$100K Star Citizen whale discusses why he supports the game – and what he’s worried about

Back in August, we published an article by a popular YouTube personality named “Torbjörn Forsling” called “$100K Star Citizen whale discusses why he supports the game – and what he’s worried about”. (It was a great read so we encourage you to have a look if you haven’t yet.)

Game developer Cloud Imperium Games has brought the sci-fi massively multiplayer online role-playing game Star Citizen to life in a stunning fashion. The game takes place in a massive galaxy wide sandbox where players can fly around the galaxy and explore, trade, fight, and complete a number of space-based achievements. Star Citizen, which is set in the year 200-something, will feature many players doing all of these things simultaneously, and it will be one of the largest space-based games of all time when it is complete.

Chris Roberts, star of the award-winning game Star Citizen, has revealed that he “almost” quit the game last year due to the lack of funding. Speaking in a Reddit AMA , Roberts said he started the game with a budget of $150,000, which has now grown to an estimated $138.5 million. However, he lamented that the game has been in development for seven years, and has not yet been released.

For those who read Star Citizen news and wonder why the game’s business model, which won the Worst Business Model award four years in a row, is still making money, it will be interesting to hear the opinion of one of the game’s whales, interviewed by BoredGamer.

We’re talking about a whale named J.P., who has invested about $100,000 in the game after first backing the project with $5,100 in 2017. At the time, JP ran a technology company and was a software engineer by trade. For example, he doesn’t think $100,000 is a lot of money when you think of Vegas; he’s not a fan of gambling, but family members have played $25,000 in a single game of blackjack.

According to JP, the fact that the game is still in development is one of its attractions. He loves the ability to hunt for bugs, and the fact that he just loves spaceships online – the two main reasons he spent so much money. He also admits that he enjoys collecting all the ships in the game, even though he thinks he won’t be spending any more money. He also doesn’t consider the game to be pay-to-play, as CIG is constantly balancing ships during development.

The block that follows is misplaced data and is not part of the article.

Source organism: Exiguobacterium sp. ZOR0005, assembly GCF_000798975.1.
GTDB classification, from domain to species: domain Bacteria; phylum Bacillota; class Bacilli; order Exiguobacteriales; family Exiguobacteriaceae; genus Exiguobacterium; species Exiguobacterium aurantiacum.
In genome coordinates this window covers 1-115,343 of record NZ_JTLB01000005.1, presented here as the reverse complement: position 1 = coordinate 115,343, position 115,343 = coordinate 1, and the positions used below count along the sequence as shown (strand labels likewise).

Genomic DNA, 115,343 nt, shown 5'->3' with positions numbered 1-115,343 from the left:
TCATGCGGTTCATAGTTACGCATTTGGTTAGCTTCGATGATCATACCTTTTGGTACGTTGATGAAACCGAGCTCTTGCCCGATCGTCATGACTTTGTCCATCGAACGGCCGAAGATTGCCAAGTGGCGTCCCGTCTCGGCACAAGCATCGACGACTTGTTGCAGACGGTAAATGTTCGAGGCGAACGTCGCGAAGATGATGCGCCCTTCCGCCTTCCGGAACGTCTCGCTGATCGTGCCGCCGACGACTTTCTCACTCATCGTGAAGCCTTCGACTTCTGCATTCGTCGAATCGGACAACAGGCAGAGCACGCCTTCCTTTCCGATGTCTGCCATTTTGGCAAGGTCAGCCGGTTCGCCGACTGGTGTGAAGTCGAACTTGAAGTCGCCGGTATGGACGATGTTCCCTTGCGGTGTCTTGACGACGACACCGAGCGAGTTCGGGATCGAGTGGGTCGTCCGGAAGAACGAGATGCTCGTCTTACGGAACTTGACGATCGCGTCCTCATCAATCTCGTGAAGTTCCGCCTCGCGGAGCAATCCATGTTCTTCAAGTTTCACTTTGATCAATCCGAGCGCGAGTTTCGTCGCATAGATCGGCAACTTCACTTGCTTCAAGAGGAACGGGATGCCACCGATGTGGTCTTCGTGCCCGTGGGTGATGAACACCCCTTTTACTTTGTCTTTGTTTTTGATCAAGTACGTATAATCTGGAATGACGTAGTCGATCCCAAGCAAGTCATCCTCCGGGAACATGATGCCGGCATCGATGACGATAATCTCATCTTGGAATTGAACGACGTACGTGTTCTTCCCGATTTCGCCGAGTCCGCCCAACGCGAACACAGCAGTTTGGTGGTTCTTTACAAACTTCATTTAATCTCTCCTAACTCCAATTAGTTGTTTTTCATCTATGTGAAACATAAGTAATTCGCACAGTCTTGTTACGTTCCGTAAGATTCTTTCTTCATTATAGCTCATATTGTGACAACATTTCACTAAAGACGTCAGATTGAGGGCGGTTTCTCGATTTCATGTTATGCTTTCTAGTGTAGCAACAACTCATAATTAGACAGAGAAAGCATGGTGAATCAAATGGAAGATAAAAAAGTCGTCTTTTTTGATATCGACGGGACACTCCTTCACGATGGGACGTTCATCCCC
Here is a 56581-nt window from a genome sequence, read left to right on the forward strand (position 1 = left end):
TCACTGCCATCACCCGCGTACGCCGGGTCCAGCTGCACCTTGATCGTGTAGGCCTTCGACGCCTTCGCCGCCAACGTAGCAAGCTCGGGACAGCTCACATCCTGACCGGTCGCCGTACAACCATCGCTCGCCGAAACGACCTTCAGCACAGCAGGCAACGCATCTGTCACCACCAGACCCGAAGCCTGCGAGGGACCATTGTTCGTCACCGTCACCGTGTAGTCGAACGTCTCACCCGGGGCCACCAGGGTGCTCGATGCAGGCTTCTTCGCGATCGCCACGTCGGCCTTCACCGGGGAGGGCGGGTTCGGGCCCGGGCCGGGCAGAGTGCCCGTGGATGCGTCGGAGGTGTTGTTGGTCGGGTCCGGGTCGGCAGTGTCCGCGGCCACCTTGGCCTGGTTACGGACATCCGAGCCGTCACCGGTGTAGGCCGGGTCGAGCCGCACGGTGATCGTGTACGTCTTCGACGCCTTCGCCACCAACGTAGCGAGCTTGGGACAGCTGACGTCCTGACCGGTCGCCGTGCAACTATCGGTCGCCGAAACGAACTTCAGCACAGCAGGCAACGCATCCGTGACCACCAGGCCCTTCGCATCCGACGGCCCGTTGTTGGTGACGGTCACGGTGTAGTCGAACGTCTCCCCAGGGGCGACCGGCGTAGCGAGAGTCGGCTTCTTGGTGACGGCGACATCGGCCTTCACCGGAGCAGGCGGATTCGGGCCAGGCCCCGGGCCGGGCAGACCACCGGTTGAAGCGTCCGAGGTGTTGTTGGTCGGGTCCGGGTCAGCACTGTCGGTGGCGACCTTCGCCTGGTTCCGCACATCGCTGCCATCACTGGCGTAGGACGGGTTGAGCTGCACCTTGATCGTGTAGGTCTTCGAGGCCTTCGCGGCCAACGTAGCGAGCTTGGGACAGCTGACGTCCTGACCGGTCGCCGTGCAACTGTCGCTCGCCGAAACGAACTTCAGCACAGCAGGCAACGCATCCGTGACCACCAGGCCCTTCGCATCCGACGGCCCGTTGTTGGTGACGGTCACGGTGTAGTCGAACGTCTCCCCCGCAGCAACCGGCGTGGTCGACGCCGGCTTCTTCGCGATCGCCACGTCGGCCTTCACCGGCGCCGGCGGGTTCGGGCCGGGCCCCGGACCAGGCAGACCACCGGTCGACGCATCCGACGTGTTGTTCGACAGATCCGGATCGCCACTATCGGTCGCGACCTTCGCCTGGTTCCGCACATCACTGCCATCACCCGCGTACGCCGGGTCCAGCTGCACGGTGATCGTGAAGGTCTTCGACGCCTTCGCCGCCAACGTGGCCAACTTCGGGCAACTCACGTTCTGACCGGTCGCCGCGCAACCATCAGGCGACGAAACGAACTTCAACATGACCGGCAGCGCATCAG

This spending on pixel ships is not done without Star Citizen being considered a game. In the interview, JP explains that he’s concerned that certain gameplay loops are making the game uninteresting – Death of a Spaceman is mentioned as a specific reason for concern. He also thinks that the dynamic events in the game are a bit redundant and calls them a way to induce FOMO syndrome, although he doesn’t mind that they can generate revenue since he is a capitalist himself. He also calls the pace at which games are being developed disastrous and would like to see the IGC do more work on back-end technology.

I wish there was a reasonable funding model that would allow me to vouch for the functionality of the game, not just the ships. Wouldn’t it be great if I could say. Hey, I really like the trade. How can I spend $700 so that it is not only used to buy the ship, but also to trade it in? The current funding model scares me because I feel like they have to release more and more ships. […] When they add ships, they have to maintain more code, more objects, more records, more everything.

This is a particularly insightful and honest interview, which you can watch in full below.

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Source: YouTube, thanks to Eggbert for the tip!

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About Vaibhav Sharda